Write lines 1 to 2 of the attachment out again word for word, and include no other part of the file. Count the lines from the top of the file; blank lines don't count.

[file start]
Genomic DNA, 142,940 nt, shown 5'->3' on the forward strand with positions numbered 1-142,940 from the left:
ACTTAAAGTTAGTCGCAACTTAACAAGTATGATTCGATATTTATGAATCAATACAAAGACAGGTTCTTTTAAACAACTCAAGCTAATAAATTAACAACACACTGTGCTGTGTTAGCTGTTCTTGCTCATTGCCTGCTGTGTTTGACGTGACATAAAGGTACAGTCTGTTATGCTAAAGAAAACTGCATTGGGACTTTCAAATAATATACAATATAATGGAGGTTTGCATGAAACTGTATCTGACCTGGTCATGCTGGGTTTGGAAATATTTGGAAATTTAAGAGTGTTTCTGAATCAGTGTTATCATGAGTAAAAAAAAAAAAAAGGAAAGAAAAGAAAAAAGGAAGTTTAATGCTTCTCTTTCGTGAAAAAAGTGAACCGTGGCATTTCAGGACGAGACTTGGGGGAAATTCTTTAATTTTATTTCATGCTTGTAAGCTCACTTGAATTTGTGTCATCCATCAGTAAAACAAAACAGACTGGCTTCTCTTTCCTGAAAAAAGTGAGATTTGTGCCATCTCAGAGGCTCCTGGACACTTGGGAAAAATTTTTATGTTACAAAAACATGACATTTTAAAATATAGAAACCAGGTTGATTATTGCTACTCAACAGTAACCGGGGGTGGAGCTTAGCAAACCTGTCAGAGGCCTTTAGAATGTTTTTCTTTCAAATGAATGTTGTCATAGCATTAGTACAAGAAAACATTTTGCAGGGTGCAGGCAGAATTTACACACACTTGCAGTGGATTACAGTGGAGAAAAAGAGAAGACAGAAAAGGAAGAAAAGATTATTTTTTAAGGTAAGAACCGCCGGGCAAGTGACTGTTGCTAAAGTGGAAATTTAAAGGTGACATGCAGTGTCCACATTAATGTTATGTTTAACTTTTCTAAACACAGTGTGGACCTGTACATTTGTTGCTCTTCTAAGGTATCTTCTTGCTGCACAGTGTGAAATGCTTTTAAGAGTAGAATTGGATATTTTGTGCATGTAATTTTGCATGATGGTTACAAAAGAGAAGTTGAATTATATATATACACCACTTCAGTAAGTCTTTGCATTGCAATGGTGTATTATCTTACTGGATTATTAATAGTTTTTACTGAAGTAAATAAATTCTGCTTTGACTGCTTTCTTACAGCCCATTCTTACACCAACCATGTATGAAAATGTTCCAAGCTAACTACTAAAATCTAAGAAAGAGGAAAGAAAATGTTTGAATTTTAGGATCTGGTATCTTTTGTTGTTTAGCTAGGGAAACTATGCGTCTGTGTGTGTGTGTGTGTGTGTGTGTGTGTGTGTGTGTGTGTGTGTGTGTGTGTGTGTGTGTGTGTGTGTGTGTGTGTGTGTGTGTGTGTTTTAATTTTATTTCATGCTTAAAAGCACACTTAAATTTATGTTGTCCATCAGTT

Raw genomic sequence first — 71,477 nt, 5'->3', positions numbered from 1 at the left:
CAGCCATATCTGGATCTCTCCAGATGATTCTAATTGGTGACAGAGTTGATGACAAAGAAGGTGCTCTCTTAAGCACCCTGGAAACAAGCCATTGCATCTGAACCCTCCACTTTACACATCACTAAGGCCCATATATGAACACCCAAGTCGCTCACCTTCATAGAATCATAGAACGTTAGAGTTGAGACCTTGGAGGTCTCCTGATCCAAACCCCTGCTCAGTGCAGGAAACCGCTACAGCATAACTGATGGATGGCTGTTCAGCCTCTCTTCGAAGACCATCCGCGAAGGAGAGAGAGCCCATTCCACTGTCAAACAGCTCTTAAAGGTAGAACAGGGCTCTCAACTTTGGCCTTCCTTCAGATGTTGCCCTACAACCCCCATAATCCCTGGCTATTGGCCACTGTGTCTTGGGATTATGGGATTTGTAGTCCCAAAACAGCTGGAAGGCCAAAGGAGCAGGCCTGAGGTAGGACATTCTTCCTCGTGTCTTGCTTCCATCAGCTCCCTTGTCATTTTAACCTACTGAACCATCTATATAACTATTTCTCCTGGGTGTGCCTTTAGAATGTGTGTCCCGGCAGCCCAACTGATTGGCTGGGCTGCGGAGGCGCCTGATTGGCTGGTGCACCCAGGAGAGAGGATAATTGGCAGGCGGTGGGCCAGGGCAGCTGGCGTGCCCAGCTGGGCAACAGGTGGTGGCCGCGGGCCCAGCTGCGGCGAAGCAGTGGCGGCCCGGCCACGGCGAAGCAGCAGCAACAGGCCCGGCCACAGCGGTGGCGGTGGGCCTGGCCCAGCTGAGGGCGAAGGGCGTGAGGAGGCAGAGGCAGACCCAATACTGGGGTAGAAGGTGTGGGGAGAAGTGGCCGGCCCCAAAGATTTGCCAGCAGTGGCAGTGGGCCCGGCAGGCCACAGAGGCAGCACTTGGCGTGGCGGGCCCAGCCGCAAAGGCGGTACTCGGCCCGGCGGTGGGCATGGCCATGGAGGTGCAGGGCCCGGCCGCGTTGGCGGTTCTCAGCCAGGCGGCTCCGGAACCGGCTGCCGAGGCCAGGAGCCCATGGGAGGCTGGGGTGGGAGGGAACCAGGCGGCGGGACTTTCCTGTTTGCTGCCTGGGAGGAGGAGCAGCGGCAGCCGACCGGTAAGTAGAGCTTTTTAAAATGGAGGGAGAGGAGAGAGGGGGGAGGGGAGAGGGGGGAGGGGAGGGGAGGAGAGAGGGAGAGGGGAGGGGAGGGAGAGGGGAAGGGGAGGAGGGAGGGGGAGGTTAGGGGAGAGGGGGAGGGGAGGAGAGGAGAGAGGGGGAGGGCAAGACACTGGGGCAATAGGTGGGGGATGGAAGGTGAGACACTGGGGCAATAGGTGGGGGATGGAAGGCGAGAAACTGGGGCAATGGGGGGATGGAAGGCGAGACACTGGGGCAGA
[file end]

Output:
Genomic DNA, 142,940 nt, shown 5'->3' on the forward strand with positions numbered 1-142,940 from the left:
ACTTAAAGTTAGTCGCAACTTAACAAGTATGATTCGATATTTATGAATCAATACAAAGACAGGTTCTTTTAAACAACTCAAGCTAATAAATTAACAACACACTGTGCTGTGTTAGCTGTTCTTGCTCATTGCCTGCTGTGTTTGACGTGACATAAAGGTACAGTCTGTTATGCTAAAGAAAACTGCATTGGGACTTTCAAATAATATACAATATAATGGAGGTTTGCATGAAACTGTATCTGACCTGGTCATGCTGGGTTTGGAAATATTTGGAAATTTAAGAGTGTTTCTGAATCAGTGTTATCATGAGTAAAAAAAAAAAAAAGGAAAGAAAAGAAAAAAGGAAGTTTAATGCTTCTCTTTCGTGAAAAAAGTGAACCGTGGCATTTCAGGACGAGACTTGGGGGAAATTCTTTAATTTTATTTCATGCTTGTAAGCTCACTTGAATTTGTGTCATCCATCAGTAAAACAAAACAGACTGGCTTCTCTTTCCTGAAAAAAGTGAGATTTGTGCCATCTCAGAGGCTCCTGGACACTTGGGAAAAATTTTTATGTTACAAAAACATGACATTTTAAAATATAGAAACCAGGTTGATTATTGCTACTCAACAGTAACCGGGGGTGGAGCTTAGCAAACCTGTCAGAGGCCTTTAGAATGTTTTTCTTTCAAATGAATGTTGTCATAGCATTAGTACAAGAAAACATTTTGCAGGGTGCAGGCAGAATTTACACACACTTGCAGTGGATTACAGTGGAGAAAAAGAGAAGACAGAAAAGGAAGAAAAGATTATTTTTTAAGGTAAGAACCGCCGGGCAAGTGACTGTTGCTAAAGTGGAAATTTAAAGGTGACATGCAGTGTCCACATTAATGTTATGTTTAACTTTTCTAAACACAGTGTGGACCTGTACATTTGTTGCTCTTCTAAGGTATCTTCTTGCTGCACAGTGTGAAATGCTTTTAAGAGTAGAATTGGATATTTTGTGCATGTAATTTTGCATGATGGTTACAAAAGAGAAGTTGAATTATATATATACACCACTTCAGTAAGTCTTTGCATTGCAATGGTGTATTATCTTACTGGATTATTAATAGTTTTTACTGAAGTAAATAAATTCTGCTTTGACTGCTTTCTTACAGCCCATTCTTACACCAACCATGTATGAAAATGTTCCAAGCTAACTACTAAAATCTAAGAAAGAGGAAAGAAAATGTTTGAATTTTAGGATCTGGTATCTTTTGTTGTTTAGCTAGGGAAACTATGCGTCTGTGTGTGTGTGTGTGTGTGTGTGTGTGTGTGTGTGTGTGTGTGTGTGTGTGTGTGTGTGTGTGTGTGTGTGTGTGTGTGTGTGTGTGTTTTAATTTTATTTCATGCTTAAAAGCACACTTAAATTTATGTTGTCCATCAGTT